Psalm 82

For my weekly quiet time this week, I will blog about Psalm 82.  I’ll use as my pivot-point Psalm 82:1, 6, which states (in the King James Version): “God standeth in the congregation of the mighty; he judgeth among the gods…I have said, Ye [are] gods; and all of you [are] children of the most High.”

Who are the “gods” of Psalm 82?  There are at least three ideas:

1.  The “gods” are human judges.  Exodus 22:8-9 states (again, in the KJV): “If the thief be not found, then the master of the house shall be brought unto the judges, [to see] whether he have put his hand unto his neighbour’s goods. For all manner of trespass, [whether it be] for ox, for ass, for sheep, for raiment, [or] for any manner of lost thing, which [another] challengeth to be his, the cause of both parties shall come before the judges; [and] whom the judges shall condemn, he shall pay double unto his neighbour.”  (Emphasis mine.)

The word that the KJV translates as “the judges” is elohim, which means “God” or (literally) “gods”.  Some suggest that the parties are being brought before a priest, who will deliver an oracle from God declaring whether the accused is guilty or innocent.  I think that there is good reason, however, to see the elohim as human judges.  Notice that Exodus 22:9 has “whom the judges shall condemn”.  The Hebrew word translated as “shall condemn”, yarshiun, is plural.  If elohim in that verse refers to God, then the verb would probably be singular.  We’re dealing with a plural, and so my hunch is that the verse is about a plurality of judges, not the one God of Israel.  

But my opinion is not infallible.  For one, there are times when elohim refers to God and takes a plural verb (see here).  Second, the Septuagint for that part of the verse translates into English as “the one condemned by God”, so it may be dealing with another Hebrew manuscript, or perhaps it assumes that the verb has a different vowel-pointing than what came to be in the Masoretic Text, one that makes the verb passive (“they will be condemned”).

2.  Another view is that the “gods” are actual gods of the nations.  As W.O.E. Oesterley and Marvin Tate document, there was a notion within the Hebrew Bible and Second Temple Judaism that gods or spirit beings ruled over the Gentile nations (Deuteronomy 32:8 in the LXX; 29:26; Isaiah 24:21; Daniel 10:13, 20-21; Sirach 17:17; I Enoch 20:5; Jubilees 5:31-32; 35:17).  According to Sigmund Mowinckel, Psalm 82 is lamenting that the Israelites are being oppressed by the Gentile nations and their gods.  The Jewish Study Bible says that Psalm 82 is challenging the notion that the gods have a right to the other nations, as it expects for the God of Israel to take possession of his inheritance, the entire world (Psalm 82:8).

There may be something to this interpretation, but something about it bothers me: Psalm 82 focuses a lot on the need to execute justice—-to punish the wicked and to vindicate the innocent.  Psalm 82 relates to judging, which is why the interpretation that the gods are human judges (presumably in Israel) is so attractive.  Would the Psalmist, an Israelite, really care that the other gods do not execute justice in their own countries?  I’m sure that, if you asked him, he’d say that his god is better than other gods because his god judges righteously, but would the Psalmist of his own initiative criticize how the other gods are ruling their nations?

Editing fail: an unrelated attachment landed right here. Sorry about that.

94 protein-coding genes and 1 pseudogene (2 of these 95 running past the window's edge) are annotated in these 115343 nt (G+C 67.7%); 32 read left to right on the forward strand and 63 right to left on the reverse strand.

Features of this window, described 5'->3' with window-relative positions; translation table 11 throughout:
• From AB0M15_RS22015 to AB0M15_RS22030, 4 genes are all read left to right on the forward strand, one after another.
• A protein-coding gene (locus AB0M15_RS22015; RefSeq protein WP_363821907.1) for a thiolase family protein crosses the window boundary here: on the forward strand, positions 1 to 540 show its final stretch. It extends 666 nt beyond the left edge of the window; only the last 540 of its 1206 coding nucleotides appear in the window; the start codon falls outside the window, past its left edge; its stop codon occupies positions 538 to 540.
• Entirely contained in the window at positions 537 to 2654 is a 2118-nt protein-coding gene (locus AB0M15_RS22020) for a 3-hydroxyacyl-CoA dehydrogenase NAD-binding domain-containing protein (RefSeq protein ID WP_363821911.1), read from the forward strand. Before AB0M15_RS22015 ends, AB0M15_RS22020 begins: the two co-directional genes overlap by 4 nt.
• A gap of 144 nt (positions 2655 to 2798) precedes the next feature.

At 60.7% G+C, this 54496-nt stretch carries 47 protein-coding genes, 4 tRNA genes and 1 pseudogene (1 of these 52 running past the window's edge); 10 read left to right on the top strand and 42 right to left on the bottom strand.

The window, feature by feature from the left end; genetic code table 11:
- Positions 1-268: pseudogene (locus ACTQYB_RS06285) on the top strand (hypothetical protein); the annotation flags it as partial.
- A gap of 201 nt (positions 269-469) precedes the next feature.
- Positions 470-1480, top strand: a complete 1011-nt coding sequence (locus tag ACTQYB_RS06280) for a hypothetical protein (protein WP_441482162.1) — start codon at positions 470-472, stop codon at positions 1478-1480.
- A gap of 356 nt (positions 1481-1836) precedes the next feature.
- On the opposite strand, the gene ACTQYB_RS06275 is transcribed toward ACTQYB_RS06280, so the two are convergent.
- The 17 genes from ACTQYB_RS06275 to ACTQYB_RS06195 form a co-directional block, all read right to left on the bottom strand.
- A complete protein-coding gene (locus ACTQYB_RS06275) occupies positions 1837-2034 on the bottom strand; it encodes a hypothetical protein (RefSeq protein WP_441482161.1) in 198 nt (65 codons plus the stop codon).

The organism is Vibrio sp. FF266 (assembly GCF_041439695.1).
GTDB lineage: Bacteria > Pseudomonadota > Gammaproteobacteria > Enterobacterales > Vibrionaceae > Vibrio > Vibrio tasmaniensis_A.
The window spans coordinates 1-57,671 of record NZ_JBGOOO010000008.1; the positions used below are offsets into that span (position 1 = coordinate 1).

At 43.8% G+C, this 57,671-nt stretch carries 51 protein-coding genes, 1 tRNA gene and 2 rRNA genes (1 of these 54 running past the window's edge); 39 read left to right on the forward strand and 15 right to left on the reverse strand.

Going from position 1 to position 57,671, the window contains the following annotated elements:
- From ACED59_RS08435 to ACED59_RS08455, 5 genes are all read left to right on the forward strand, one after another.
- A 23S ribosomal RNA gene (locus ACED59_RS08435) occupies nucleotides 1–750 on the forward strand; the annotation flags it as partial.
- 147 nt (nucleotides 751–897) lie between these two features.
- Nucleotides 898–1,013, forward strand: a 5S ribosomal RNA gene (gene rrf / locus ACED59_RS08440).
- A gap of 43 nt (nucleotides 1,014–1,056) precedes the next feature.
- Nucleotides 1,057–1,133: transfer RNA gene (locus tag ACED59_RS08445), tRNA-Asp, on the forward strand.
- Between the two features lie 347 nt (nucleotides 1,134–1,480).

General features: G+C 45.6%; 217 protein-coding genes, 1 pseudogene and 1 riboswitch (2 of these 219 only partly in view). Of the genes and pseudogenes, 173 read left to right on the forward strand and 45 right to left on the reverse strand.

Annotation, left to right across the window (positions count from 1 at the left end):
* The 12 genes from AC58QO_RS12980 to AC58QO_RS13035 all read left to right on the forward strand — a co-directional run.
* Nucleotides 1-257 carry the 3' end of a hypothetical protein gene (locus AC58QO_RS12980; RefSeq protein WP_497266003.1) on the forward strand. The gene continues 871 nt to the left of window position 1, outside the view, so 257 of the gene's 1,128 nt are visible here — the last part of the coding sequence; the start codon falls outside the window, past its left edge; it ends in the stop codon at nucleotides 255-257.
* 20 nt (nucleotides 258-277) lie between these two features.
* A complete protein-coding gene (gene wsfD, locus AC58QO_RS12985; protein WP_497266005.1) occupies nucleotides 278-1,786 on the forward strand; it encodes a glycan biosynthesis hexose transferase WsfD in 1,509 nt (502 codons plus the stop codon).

Is Mowinckel right that Psalm 82 is about the oppression of Israel at the hands of the Gentile nations and their gods?  That depends.  Are the Gentiles oppressing Israel in a judicial capacity?  It can’t just be oppression, for Psalm 82 focuses on judicial things.  Perhaps there were Israelites who were dragged before Gentile courts and were judged unjustly.

Despite my reservations, I cannot dismiss this second view because Psalm 82:8 does mention God possessing the nations.  That tells me that the Gentiles are somehow relevant to this Psalm.

3.  The third view is rabbinic.  It states that the “gods” are the nation of Israel, which became immortal (like gods) at Sinai, yet lost that immortality on account of sin.  The Mekhilta de-Rabbi Ishmael, Tractate Bachodesh 9 presents this view, and many have dated the Mekhilta to the second century (though there is another idea about its date).  According to scholar Jerome Neyrey, this third view was the one that was assumed by the Johannine Jesus when he quoted Psalm 82:6 in John 10:34-36: “Jesus answered them, Is it not written in your law, I said, Ye are gods? If he called them gods, unto whom the word of God came, and the scripture cannot be broken; Say ye of him, whom the Father hath sanctified, and sent into the world, Thou blasphemest; because I said, I am the Son of God?”  (KJV).  According to Neyrey, the part in John about the Psalm calling those to whom the word of God came “gods” is a reference to the Sinai revelation, which is when the word of God came to Israel.

This third view regards the sin that cost Israel her immortality to be the Golden Calf.  Suppose, however, that we regard injustice as a sin that cost her immortality, which would be consistent with Psalm 82’s focus on justice in the judicial sphere? 

I’ll stop here, though I realize that my post has more questions than answers.

About jamesbradfordpate

My name is James Pate. This blog is about my journey. I read books. I watch movies and TV shows. I go to church. I try to find meaning. And, when I can’t do that, I just talk about stuff that I find interesting. I have degrees in fields of religious studies. I have an M.Phil. in the History of Biblical Interpretation from Hebrew Union College in Cincinnati, Ohio. I also have an M.A. in Hebrew Bible from Jewish Theological Seminary, an M.Div. from Harvard Divinity School, and a B.A. from DePauw University.
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